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How Can We Get Youth Interested in Agriculture?

| 2 Minute Read
Economic Growth and Trade | Agriculture and Food Security | Youth Workforce Development

Agriculture is a big part of the solution to youth unemployment around the world, but in many places it has an image problem: young people do not think of it as an attractive source of jobs.

Despite the remarkable progress the world has made in its fight against poverty, it is a challenging time to be young. Youth face high unemployment in many parts of the world today. In Africa, for example, young people account for 60 percent of all unemployed. The youth unemployment rates in countries like Botswana, Republic of the Congo, Senegal, and South Africa exceed 30 percent.

Making agriculture a more viable and attractive source of tomorrow’s jobs is critical to young people’s prosperity around the world, particularly in rural areas and countries with largely agrarian economies. But, historically, this has proven challenging due to a number of constraints, some real, some perceived.

Real constraints limit agricultural opportunities for youth in many parts of the world. These include the usual suspects, such as lack of educational opportunities in modern farming (e.g., pest and drought management), market information for planning purposes, and critical resources like land and financing. In many societies, young women are at a particular disadvantage due to inheritance norms and male-dominated business mentalities.

Perceptions can also be a barrier to connecting youth with good agricultural jobs, even where there are real opportunities. Often, youth in rural areas do not see agriculture’s potential because they have grown up in smallholder farming communities that struggled against unfavorable market and environmental factors, capturing precious little profit for hard physical toil. As a result, they avoid working in agriculture.

What can make agriculture both a more viable and attractive option for youth? Encouraging examples can be found in initiatives that address both real and perceived constraints to spark entrepreneurship in agriculture. By providing practical education, startup resources, market information, and technology, programs can help young people see new potential in agricultural value chains and capture real opportunities.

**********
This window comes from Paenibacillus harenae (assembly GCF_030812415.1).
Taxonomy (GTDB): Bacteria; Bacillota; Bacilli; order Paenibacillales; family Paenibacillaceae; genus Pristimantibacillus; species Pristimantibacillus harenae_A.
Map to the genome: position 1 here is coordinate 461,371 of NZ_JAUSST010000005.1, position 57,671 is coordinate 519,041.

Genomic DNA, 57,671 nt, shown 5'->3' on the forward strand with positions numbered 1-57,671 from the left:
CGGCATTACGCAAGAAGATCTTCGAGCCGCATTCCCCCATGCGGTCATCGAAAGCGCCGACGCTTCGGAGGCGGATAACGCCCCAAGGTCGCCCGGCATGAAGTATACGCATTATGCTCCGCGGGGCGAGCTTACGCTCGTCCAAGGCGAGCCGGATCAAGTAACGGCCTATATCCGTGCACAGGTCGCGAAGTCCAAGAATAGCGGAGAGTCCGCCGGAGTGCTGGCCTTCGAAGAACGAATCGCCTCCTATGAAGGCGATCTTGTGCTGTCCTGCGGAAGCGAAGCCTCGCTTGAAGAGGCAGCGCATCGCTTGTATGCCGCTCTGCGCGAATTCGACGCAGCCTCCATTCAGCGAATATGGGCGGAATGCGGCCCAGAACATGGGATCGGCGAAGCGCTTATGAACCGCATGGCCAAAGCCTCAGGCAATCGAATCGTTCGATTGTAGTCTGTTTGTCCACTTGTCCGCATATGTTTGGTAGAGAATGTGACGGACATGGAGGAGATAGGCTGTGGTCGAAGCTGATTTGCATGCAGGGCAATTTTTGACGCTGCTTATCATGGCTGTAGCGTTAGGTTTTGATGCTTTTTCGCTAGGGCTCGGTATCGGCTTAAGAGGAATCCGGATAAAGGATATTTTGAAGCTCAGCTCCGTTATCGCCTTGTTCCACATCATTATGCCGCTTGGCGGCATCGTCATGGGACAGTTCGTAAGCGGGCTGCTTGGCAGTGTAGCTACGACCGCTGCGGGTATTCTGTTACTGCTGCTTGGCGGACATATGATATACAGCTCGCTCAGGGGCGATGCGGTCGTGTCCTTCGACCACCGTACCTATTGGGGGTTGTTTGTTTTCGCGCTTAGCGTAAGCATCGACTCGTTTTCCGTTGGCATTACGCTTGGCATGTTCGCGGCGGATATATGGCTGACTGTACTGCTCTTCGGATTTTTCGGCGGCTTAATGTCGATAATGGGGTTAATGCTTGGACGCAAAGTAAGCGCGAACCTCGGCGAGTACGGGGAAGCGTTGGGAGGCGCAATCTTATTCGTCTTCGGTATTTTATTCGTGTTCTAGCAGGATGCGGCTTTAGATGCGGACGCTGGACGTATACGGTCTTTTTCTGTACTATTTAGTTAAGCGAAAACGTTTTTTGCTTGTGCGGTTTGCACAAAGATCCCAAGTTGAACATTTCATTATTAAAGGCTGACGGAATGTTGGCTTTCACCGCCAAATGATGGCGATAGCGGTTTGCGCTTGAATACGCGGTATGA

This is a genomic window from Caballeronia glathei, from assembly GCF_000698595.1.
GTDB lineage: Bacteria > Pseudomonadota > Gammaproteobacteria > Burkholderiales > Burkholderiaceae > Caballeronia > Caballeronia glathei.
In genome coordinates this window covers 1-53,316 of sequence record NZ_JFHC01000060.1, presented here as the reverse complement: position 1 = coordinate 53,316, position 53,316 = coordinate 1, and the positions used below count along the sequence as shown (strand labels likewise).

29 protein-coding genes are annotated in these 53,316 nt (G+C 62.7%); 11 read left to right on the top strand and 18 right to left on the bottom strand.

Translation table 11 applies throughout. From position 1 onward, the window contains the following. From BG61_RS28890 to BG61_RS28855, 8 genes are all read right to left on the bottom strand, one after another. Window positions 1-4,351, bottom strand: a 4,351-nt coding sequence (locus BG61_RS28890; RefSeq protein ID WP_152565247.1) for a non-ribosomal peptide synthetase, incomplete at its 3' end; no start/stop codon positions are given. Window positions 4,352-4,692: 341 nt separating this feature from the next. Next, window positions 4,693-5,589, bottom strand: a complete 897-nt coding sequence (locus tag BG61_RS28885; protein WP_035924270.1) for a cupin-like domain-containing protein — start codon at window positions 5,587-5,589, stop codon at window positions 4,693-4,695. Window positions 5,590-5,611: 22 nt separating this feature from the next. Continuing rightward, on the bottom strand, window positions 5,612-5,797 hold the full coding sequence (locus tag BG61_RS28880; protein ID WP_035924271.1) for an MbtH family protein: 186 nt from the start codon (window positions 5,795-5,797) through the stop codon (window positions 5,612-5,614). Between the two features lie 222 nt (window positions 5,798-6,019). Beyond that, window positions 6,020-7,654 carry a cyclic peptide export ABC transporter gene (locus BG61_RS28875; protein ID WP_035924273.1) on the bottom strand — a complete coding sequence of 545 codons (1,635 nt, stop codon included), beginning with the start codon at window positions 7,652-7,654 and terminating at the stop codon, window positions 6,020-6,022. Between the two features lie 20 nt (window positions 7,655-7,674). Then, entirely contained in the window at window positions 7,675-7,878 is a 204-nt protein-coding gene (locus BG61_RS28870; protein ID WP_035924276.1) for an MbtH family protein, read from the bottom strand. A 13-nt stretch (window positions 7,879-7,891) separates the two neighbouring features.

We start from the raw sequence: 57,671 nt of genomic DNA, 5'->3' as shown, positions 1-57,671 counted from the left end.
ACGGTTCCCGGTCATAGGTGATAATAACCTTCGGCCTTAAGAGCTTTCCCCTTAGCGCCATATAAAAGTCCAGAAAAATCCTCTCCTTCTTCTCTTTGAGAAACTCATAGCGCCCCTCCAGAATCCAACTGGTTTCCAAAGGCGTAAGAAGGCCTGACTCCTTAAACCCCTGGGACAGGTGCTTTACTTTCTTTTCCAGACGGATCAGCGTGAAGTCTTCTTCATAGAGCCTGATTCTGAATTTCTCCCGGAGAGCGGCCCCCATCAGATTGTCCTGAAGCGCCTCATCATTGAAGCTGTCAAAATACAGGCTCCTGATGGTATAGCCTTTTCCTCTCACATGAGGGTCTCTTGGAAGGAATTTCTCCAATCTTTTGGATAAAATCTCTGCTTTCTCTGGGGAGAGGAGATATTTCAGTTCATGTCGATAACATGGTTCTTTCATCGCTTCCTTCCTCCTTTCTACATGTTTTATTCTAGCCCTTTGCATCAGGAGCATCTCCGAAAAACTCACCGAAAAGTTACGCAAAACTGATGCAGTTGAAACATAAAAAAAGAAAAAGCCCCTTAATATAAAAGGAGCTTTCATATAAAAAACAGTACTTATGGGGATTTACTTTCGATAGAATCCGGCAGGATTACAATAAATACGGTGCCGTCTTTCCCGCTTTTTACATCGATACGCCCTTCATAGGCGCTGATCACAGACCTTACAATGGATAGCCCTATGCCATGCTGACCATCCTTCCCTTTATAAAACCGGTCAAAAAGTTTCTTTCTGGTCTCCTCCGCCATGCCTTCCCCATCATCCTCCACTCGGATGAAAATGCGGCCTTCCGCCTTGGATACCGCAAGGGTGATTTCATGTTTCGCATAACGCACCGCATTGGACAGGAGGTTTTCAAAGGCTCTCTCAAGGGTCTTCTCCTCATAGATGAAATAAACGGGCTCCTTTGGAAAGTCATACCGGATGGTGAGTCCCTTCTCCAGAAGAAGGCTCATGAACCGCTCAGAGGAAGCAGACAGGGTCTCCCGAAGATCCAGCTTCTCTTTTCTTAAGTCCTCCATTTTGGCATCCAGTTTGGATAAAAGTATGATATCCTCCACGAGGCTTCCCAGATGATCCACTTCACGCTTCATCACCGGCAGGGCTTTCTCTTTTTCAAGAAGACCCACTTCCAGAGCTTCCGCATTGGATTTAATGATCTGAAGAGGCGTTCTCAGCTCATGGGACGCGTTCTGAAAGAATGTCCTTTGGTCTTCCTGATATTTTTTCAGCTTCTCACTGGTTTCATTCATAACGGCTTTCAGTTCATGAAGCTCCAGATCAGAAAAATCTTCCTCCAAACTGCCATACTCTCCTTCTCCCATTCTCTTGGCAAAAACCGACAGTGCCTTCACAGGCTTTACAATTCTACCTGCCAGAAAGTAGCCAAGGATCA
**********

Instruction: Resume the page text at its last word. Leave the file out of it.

In Nigeria, to take one example, a young man from Kaduna state named Japhet Barnabas participated in USAID-funded training on business basics, such as obtaining market information, costing and pricing, savings and credit, and value chain concepts. He also gained access to youth-driven networks designed to create linkages between farmers and input suppliers, middle-value chain actors, exporters, processors, traders or farmer organizations.

Within three months of the training, Japhet moved from selling live chickens to selling slaughtered, de-feathered, and packaged chickens. He saw a nearly five-fold increase in his profits. His reflection on that training — that it equipped him with the “skills to identify and utilize the opportunities around me” — speaks to the effectiveness of approaches that truly empower youth.

Agriculture is a big part of the answer to youth unemployment around the world. We can and should enable a new generation that embraces innovation, technology, and marketplace relationships to produce and process higher-value agricultural goods and, ultimately, generate better incomes for themselves and their families.

About Aliona Avetisean

Aliona Avetisean is a manager in Chemonics’ Asia Division and a member of the Education and Youth Practice.